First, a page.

Just as 2021 drew to a close, officials involved with the construction and management of what is expected to be the world’s largest wind farm announced that they have achieved first power via Hornsea 2 off the northern coast of England.
Danish energy company Řrsted, one of the prime movers of the initiative, made the announcement through its official website last December 27, 2021. The formal announcement reiterated that, upon completion of all four of its phases, the Hornsea initiative located in the North Sea will be the world’s biggest wind-driven power generation facility.
Two Phases Up, Two to Go
Hornsea 1, the initial phase of the wind farm, began operations in mid-2021. Boasting 174 turbines, it is currently the world’s biggest offshore wind farm with a total capacity of 1.2Gw. Hornsea 1’s output is expected to bring renewable power to more than a million households in the United Kingdom alone. Construction for Hornsea 1 began in 2010 and was officially completed ten years later in 2020.
Hornsea 2, on the other hand, began construction in 2016. It will run on 165 8MW turbines from Siemens, enabling it to achieve a total generation capacity of 1.32Gw, slightly more than its predecessor. As of press time, these turbines are still under construction.
This second facility is located around 90 kilometers off the northern coasts of England, not too far from the cities of Leeds and Sheffield. Its reactive stations and offshore substation were installed and tested before the end of 2021.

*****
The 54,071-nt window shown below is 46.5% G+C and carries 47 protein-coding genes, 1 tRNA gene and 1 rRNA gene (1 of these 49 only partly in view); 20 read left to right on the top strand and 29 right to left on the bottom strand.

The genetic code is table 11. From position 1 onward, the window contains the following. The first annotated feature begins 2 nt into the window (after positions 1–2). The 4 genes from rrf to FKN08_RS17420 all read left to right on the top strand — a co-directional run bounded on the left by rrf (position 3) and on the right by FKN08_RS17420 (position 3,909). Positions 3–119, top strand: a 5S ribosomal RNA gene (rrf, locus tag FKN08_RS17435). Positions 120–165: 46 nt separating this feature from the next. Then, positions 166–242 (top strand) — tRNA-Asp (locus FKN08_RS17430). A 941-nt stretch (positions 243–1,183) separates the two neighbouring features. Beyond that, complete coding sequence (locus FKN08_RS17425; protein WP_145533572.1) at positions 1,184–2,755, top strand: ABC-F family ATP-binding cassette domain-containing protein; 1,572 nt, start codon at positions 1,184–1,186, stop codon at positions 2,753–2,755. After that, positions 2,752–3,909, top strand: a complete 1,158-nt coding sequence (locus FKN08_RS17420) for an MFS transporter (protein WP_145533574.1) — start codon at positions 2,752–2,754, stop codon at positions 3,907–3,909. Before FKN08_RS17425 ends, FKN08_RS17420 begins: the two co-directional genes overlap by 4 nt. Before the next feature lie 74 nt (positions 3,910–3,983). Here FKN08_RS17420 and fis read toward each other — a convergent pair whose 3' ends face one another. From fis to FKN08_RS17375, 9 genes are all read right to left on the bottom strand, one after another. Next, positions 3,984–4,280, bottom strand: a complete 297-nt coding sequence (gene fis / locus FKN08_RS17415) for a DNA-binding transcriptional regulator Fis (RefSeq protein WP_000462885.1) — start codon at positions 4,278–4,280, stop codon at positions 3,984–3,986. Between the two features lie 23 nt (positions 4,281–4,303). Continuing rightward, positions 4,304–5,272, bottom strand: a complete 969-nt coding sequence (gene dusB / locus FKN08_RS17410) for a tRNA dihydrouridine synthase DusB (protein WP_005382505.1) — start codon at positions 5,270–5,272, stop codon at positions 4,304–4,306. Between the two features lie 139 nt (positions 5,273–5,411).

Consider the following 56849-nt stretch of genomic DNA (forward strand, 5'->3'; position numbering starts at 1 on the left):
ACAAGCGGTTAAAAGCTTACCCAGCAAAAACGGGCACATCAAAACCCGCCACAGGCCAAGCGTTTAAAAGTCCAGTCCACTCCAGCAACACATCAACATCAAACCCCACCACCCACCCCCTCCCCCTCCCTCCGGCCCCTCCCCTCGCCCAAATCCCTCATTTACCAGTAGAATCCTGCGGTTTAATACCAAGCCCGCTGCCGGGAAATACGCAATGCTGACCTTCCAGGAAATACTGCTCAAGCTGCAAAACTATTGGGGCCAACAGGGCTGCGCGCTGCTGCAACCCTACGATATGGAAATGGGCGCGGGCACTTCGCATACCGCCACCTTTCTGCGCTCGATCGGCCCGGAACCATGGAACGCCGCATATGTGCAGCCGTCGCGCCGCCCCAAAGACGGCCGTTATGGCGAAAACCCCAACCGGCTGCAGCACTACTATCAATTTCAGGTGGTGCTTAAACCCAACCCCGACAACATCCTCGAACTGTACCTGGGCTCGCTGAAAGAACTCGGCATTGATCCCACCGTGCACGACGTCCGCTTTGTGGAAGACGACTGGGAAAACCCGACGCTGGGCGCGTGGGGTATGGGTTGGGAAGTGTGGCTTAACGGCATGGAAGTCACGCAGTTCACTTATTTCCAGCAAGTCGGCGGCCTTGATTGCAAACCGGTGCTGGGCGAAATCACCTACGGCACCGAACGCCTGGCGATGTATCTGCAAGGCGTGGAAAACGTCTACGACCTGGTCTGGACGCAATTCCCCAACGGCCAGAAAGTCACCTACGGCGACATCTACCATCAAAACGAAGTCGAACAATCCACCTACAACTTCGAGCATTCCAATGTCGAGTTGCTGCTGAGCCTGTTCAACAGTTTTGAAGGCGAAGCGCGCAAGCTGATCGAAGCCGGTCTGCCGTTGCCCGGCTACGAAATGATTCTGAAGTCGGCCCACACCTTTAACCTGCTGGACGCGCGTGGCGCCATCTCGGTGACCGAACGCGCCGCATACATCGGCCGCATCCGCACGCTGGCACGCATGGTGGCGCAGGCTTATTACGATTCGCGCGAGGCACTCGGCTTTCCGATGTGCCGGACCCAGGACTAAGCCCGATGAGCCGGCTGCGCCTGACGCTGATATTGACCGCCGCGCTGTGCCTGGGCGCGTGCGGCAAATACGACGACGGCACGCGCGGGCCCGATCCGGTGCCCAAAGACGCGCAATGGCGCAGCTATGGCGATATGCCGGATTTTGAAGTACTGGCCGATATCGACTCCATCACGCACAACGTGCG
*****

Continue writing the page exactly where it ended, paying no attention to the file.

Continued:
Upon completion, Hornsea 2 will deliver power to the Killingholme substation, a process which involves underwater cables strung 390 kilometers below the ocean surface and terrestrial connections spanning an additional 40 kilometers. This wind farm will also hold the distinction of being the farthest built from any shoreline.
Once both Hornsea 1 and 2 are fully operational, these will work in tandem to generate electricity for around 2.3 million homes throughout the UK.
With plans already underway for the construction of Hornsea 3 and 4, it is estimated that the wind farm will be completed within the next year, but key dates may change due to any developments related to the pandemic. According to members of the Řrsted team, this mega-facility is going to play a key role in enabling the UK government to achieve the net-zero goals it has set for 2050.